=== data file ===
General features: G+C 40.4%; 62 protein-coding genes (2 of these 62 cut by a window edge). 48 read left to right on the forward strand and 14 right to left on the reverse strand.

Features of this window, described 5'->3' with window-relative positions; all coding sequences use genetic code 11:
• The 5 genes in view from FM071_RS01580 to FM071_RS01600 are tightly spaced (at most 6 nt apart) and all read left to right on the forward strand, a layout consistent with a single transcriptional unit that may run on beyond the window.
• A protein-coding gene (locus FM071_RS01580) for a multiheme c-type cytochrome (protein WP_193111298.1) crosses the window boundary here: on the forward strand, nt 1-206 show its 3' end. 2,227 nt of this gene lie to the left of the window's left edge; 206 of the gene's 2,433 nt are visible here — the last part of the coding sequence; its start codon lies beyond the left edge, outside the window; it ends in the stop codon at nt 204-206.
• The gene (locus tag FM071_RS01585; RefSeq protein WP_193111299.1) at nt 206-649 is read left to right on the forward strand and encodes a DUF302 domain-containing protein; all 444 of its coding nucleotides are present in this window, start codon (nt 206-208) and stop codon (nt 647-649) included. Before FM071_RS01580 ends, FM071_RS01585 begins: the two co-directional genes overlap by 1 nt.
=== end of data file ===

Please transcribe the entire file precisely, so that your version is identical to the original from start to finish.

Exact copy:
General features: G+C 40.4%; 62 protein-coding genes (2 of these 62 cut by a window edge). 48 read left to right on the forward strand and 14 right to left on the reverse strand.

Features of this window, described 5'->3' with window-relative positions; all coding sequences use genetic code 11:
• The 5 genes in view from FM071_RS01580 to FM071_RS01600 are tightly spaced (at most 6 nt apart) and all read left to right on the forward strand, a layout consistent with a single transcriptional unit that may run on beyond the window.
• A protein-coding gene (locus FM071_RS01580) for a multiheme c-type cytochrome (protein WP_193111298.1) crosses the window boundary here: on the forward strand, nt 1-206 show its 3' end. 2,227 nt of this gene lie to the left of the window's left edge; 206 of the gene's 2,433 nt are visible here — the last part of the coding sequence; its start codon lies beyond the left edge, outside the window; it ends in the stop codon at nt 204-206.
• The gene (locus tag FM071_RS01585; RefSeq protein WP_193111299.1) at nt 206-649 is read left to right on the forward strand and encodes a DUF302 domain-containing protein; all 444 of its coding nucleotides are present in this window, start codon (nt 206-208) and stop codon (nt 647-649) included. Before FM071_RS01580 ends, FM071_RS01585 begins: the two co-directional genes overlap by 1 nt.